HERE, DEAR READERS, IS THE FINAL INSTALLMENT of neglected or forgotten art songs, featuring German and Italian repertoire. Some song cycles have been added to the list as well - some short, some longer. All of them deserve to be heard more often.
Johannes Brahms (1833-1897)
"Auf dem Kirchhofe" (Detlev von Liliencron)
At the Churchyard. Composed 1886.
This is not unknown Brahms, but it is notable for the many harmonic and rhythmic changes during a fairly brief song-text painting of power and strength. The beautiful (and unexpected) Bach chorale texture in the major key that closes the song is a wonderful "Brahms moment." Ten years later Brahms composed Vier ernste Gesänge, to which this song bears some relation.
Erich Korngold (1897-1957)
"Sommer," op. 9, no. 6 (Siegfried Trebitsch)
Summer. Composed 1916.
"Das Heldengrab am Pruth," op. 9, no. 5 (Heinrich Kipper)
The hero's grave at Pruth. Composed 1916.
Both of these songs belong to Korngold's opus 9, Sechs einfache Lieder, early songs composed in his teens. All six songs contain the fingerprints of a young prodigy, influenced by Wolf, Strauss, Mahler, and Marx; they are deserving of more study and performances.
Fanny Mendelssohn (1805-1847)
"Warum sind denn du Rosen so blaß" (Heinrich Heine)
Why are the roses so faded. Composed 1837.
"Die Mainacht," op. 9, no. 6 (Ludwig Hölty)
May night. Composed 1838.
Fanny Mendelssohn Hensel, Felix's sister, composed some 300 art songs distinguished by elegant lyricism, warmth of style, and great originality. She chose poetry of the best of the contemporary poets of the day, including Eichendorff, Heine, Rückert, Goethe, Hölty, Byron, and Müller. These are fine representative examples of her work. Brahms's "Die Mainacht" is more familiar, but Hensel's setting deserves to be heard also. Like Brahms, she sets the last vocal phrase in an arching, extended line. Brahms set four stanzas of Hölty's poem; Hensel set three.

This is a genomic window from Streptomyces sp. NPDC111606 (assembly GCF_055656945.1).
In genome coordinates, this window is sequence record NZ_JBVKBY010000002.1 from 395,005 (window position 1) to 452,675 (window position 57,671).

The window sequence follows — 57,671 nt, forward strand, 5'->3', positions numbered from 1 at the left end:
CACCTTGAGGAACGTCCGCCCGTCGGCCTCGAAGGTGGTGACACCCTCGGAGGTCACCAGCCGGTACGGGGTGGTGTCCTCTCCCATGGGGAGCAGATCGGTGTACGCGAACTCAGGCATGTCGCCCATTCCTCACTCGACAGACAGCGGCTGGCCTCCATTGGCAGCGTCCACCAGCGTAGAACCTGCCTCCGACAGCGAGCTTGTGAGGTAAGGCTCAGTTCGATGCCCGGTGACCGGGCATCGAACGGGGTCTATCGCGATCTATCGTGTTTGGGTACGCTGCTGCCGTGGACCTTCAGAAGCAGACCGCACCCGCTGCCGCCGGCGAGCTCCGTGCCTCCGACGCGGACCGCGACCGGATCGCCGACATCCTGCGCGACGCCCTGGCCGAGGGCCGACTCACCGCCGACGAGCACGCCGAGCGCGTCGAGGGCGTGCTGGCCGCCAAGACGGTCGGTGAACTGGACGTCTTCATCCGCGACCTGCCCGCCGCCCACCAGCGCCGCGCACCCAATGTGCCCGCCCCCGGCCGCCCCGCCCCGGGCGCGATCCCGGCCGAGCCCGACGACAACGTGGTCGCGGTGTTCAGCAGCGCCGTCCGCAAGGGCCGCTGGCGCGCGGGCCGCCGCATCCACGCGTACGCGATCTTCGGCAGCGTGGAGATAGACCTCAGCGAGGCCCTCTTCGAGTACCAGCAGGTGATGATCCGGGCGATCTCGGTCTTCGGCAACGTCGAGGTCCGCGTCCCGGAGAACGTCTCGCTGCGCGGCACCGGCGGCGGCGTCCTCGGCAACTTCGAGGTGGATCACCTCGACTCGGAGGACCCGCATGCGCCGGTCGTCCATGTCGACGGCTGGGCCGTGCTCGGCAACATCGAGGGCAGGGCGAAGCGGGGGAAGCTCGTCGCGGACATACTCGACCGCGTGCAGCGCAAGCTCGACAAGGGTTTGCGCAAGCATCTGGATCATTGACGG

Felix Mendelssohn (1809-1847)
"Nachtlied," op. 71, no. 6 (Joseph von Eichendorff)
Night song. Composed 1846.
Mendelssohn composed this song shortly before his death. It is an evening soliloquy of great beauty and dignity. The last stanza is exultantly dramatic, with expressive, expansive vocal lines.
Franz Schubert (1797-1828)
"Der Zwerg," D771 (Matthäus von Collin)
The dwarf. Composed 1823.
This dramatic and chilling poem is the melodramatic story of a queen who is strangled by her former lover-a dwarf-far out at sea. He never again returns to land. Although this is one of Schubert's famous narrative songs-some liken it to "Erlkönig"-it needs to be heard more often. It is a dark song, and needs a singer with the dramatic talent to pull off the fearsome tale, which does not necessarily rule out female voices.
"Im Frühling" (Ernst Schulze)
In spring. Composed 1826.
Schulze's little poem is lightweight; Schubert creates a lovely lyric setting for it. The song is a set of variations-one of the few times Schubert used the form. The variations are found in the piano, but the voice has variants of some of the piano's material. All in all, a beautiful Schubert lied that fits neatly into the inner part of a Schubert group, but it is also an excellent opener.
Clara Wieck Schumann (1819-1896)
"Ein Veilchen" (Johann Wolfgang von Goethe)
A violet. Composed 1853.
Clara Schumann's setting of Goethe's little drama about a lovesick violet will not eclipse Mozart's, but it is nonetheless an enjoyable narration of the little flower's unrequited love.
Robert Schumann (1810-1856)
"Belsatzar," op. 57 (Heinrich Heine)
Belsazar. Composed 1840.
This is arguably Schumann's finest ballad, based on the biblical story of King Belshazzar's feast as chronicled in one of Heine's finest verses. …